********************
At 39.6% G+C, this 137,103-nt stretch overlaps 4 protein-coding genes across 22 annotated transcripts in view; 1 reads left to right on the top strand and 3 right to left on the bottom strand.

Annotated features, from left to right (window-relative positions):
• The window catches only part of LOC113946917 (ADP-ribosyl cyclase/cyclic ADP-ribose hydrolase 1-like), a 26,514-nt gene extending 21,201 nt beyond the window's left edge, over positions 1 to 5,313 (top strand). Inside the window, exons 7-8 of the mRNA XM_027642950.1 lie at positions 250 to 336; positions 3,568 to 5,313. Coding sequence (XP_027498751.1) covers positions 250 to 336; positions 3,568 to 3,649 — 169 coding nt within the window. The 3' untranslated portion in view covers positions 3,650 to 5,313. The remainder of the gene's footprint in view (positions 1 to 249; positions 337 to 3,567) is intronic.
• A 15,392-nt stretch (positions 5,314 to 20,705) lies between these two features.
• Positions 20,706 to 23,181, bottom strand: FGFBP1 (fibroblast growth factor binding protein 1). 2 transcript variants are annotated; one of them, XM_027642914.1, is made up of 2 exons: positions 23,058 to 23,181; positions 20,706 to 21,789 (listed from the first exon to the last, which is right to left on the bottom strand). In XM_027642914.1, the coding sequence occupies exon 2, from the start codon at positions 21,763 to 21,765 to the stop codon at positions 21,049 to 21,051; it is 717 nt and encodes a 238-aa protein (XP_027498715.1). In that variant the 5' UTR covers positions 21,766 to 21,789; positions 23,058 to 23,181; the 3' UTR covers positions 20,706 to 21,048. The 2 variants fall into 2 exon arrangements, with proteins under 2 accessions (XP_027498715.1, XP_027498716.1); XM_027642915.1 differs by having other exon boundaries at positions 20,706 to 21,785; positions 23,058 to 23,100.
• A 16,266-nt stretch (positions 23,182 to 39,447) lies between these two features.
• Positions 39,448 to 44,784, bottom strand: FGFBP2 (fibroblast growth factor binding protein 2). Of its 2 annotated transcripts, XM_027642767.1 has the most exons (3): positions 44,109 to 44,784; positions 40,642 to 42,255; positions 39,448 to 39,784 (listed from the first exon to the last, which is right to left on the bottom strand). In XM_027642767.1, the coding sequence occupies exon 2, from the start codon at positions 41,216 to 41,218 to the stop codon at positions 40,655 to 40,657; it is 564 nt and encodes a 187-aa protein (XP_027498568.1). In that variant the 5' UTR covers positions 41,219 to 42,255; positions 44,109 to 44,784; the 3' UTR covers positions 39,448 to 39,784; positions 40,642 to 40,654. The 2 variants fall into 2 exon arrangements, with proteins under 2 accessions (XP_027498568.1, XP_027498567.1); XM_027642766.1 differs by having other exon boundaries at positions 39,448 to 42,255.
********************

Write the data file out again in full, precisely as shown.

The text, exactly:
At 39.6% G+C, this 137,103-nt stretch overlaps 4 protein-coding genes across 22 annotated transcripts in view; 1 reads left to right on the top strand and 3 right to left on the bottom strand.

Annotated features, from left to right (window-relative positions):
• The window catches only part of LOC113946917 (ADP-ribosyl cyclase/cyclic ADP-ribose hydrolase 1-like), a 26,514-nt gene extending 21,201 nt beyond the window's left edge, over positions 1 to 5,313 (top strand). Inside the window, exons 7-8 of the mRNA XM_027642950.1 lie at positions 250 to 336; positions 3,568 to 5,313. Coding sequence (XP_027498751.1) covers positions 250 to 336; positions 3,568 to 3,649 — 169 coding nt within the window. The 3' untranslated portion in view covers positions 3,650 to 5,313. The remainder of the gene's footprint in view (positions 1 to 249; positions 337 to 3,567) is intronic.
• A 15,392-nt stretch (positions 5,314 to 20,705) lies between these two features.
• Positions 20,706 to 23,181, bottom strand: FGFBP1 (fibroblast growth factor binding protein 1). 2 transcript variants are annotated; one of them, XM_027642914.1, is made up of 2 exons: positions 23,058 to 23,181; positions 20,706 to 21,789 (listed from the first exon to the last, which is right to left on the bottom strand). In XM_027642914.1, the coding sequence occupies exon 2, from the start codon at positions 21,763 to 21,765 to the stop codon at positions 21,049 to 21,051; it is 717 nt and encodes a 238-aa protein (XP_027498715.1). In that variant the 5' UTR covers positions 21,766 to 21,789; positions 23,058 to 23,181; the 3' UTR covers positions 20,706 to 21,048. The 2 variants fall into 2 exon arrangements, with proteins under 2 accessions (XP_027498715.1, XP_027498716.1); XM_027642915.1 differs by having other exon boundaries at positions 20,706 to 21,785; positions 23,058 to 23,100.
• A 16,266-nt stretch (positions 23,182 to 39,447) lies between these two features.
• Positions 39,448 to 44,784, bottom strand: FGFBP2 (fibroblast growth factor binding protein 2). Of its 2 annotated transcripts, XM_027642767.1 has the most exons (3): positions 44,109 to 44,784; positions 40,642 to 42,255; positions 39,448 to 39,784 (listed from the first exon to the last, which is right to left on the bottom strand). In XM_027642767.1, the coding sequence occupies exon 2, from the start codon at positions 41,216 to 41,218 to the stop codon at positions 40,655 to 40,657; it is 564 nt and encodes a 187-aa protein (XP_027498568.1). In that variant the 5' UTR covers positions 41,219 to 42,255; positions 44,109 to 44,784; the 3' UTR covers positions 39,448 to 39,784; positions 40,642 to 40,654. The 2 variants fall into 2 exon arrangements, with proteins under 2 accessions (XP_027498568.1, XP_027498567.1); XM_027642766.1 differs by having other exon boundaries at positions 39,448 to 42,255.